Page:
Tech Melts Down, Commodities Hang Tough
Technology stocks endured a rough week in the market with the Nasdaq selling off -3.5%, dragging down the broader market along with it, the S&P 500 was down -2.6%.
Commodities have continued to hang tough in the face of very choppy markets, gold finished the week up +0.5%, silver was down -0.6% and copper was off by -1%.
Typically in these types of ‘risk-off’ markets commodities would fall in excess of the market, the market internals are certainly pointing to underlying strong commodity demand by institutional investors.
Telsa – Has the Bubble Popped?
Telsa has been the poster child for the COVID-19 technology bubble. The stock was off -11% last week bringing it’s total loss from the peak ($498/share) to -25%.
Tesla’s parabolic rise was driven by valuation multiple re-rating alone, at the start of the year the stock was trading at 2.5x sales and now trades at 11x sales.
One would assume there was a step change in the growth trajectory of the company this year to warrant such a multiple expansion, in fact their operating results suggest the exact opposite – last quarter sales were down -5% year-over-year.
One of the main trading drivers of the epic run in Telsa stock was call option buying by both retail traders and large institutions (specifically SoftBank). This large call option buying has a leveraged impact on the underlying stock, in some cases $1 of call buying can lead to $150 of stock buying by brokerages to hedge their positions on their calls they underwrote. When the stock begins to fall the unwinding of the options hedges have the same velocity going down.
Value Stocks Experiencing the Worst Ever Returns vs. Growth Stocks
It’s no secret that value investing has been a deeply out of favour strategy for nearly a decade, what the chart below highlights is the degree to which COVID has accelerated the underperformance of this group – it’s the worst relative returns ever.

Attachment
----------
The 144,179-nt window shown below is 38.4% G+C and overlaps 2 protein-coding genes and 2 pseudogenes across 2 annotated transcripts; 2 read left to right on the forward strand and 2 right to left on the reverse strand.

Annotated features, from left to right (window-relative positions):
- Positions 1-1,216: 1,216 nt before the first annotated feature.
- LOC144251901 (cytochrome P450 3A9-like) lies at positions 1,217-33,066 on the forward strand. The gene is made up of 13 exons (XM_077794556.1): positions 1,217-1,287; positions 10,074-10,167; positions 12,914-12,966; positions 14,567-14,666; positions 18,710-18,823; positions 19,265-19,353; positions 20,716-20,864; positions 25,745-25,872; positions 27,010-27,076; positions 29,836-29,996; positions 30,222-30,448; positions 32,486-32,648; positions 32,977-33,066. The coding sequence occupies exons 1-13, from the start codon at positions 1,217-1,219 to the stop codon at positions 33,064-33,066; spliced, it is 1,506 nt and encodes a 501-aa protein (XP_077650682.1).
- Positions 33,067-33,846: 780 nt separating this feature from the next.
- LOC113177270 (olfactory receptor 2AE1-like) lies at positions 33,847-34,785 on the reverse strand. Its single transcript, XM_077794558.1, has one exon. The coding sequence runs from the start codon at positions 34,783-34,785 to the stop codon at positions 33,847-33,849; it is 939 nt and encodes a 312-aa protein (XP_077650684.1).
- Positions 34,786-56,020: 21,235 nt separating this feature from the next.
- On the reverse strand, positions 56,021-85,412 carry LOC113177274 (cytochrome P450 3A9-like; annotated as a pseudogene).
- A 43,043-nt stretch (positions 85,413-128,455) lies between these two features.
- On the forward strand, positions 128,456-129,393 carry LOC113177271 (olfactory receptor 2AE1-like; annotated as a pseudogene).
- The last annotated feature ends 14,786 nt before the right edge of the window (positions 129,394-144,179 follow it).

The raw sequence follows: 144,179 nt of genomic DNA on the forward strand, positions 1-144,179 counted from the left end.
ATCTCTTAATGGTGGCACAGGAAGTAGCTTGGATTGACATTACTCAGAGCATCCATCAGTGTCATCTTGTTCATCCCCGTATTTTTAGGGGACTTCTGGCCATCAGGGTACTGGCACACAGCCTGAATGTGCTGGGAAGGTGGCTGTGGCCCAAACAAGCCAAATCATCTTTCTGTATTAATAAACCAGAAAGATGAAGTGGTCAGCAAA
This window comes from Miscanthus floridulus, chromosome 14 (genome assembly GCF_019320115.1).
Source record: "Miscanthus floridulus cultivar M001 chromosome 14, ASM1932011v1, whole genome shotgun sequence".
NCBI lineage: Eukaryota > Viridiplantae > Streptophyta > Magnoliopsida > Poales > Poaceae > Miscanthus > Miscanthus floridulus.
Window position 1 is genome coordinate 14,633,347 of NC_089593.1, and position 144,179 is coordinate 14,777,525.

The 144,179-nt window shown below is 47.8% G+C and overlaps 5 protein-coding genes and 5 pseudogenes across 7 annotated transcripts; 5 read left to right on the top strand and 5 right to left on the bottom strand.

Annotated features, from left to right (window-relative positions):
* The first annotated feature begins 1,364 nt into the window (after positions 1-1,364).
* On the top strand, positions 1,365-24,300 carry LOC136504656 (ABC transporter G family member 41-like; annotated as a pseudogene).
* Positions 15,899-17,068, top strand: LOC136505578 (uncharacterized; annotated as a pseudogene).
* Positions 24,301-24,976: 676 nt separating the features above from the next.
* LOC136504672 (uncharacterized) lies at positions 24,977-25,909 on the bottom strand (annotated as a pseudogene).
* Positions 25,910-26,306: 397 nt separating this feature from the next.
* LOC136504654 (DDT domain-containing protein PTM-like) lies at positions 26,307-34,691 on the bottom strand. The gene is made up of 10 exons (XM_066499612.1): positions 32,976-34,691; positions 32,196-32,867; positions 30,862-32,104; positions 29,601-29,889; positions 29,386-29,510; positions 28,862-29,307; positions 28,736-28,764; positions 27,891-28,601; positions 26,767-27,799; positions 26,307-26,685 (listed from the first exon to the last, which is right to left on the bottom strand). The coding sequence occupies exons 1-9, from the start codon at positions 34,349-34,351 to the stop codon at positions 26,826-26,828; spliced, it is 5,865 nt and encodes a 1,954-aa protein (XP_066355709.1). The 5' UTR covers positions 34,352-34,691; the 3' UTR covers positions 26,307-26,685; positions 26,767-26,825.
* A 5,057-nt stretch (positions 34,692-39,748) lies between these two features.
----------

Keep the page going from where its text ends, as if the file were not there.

Many of the companies that are categorized as value have simply been disrupted by technology (ie. JC Penny/Sears vs. Amazon), the spiral from “value” to “bankrupt” is swift in these cases.
Mined Commodities are the Mean Reversion Trade in Value Stocks
Mined Commodities are the most interesting opportunity in the value bucket as a mean reversion trade, in many instances the commodities are prerequisites for the technology (think lithium for EVs).
Additionally all the central bank money printing has increased the tail risk of runaway inflation, metals (gold, silver & copper) have historically been a strong portfolio hedge in inflationary markets.
We highlighted the opportunity in copper as the catch-up inflation trade on August 7th, highlighting Lundin Mining (TSX:LUN), Freeport (NYSE:FCX), First Quantum (TSX:FM) and Sierra Metals (NYSE:SMTS; TSX:SMT).
Silver: Eric Sprott Bets Big on First Majestic
After market close on September 10th First Majestic Silver (NYSE:AG, TSX:FR) announced a $78 million dollar bought deal at a price of CDN $15.60 with a sole investor – billionaire Eric Sprott.
Capital 10X correctly identified First Majestic as an attractive investment opportunity in our Silver Insights Series on July 20th. At that time we identified that First Majestic screened well vs. its peer group, the company had a higher proportion of its revenue coming from silver (60%) with a price-to-cashflow multiple inline with it’s silver peers.
Aurora Cannabis Announces New CEO and More Write Offs
On Tuesday September 8th Aurora Cannabis (TSX:ACB) announced the appointment of new CEO Miguel Martin and $1.8 billion worth of goodwill impairment charges.
The stock has been very challenged proposition, the share price has been down over 90% in the last year.
Even with the stock down significantly, Aurora’s forward price-to-sales ratio is higher than Aphria (TSX:APHA) and Organigram (TSX:OGI), two companies that have been far better run on a relative basis.
Sierra Metals is a market awareness client of Capital 10X.
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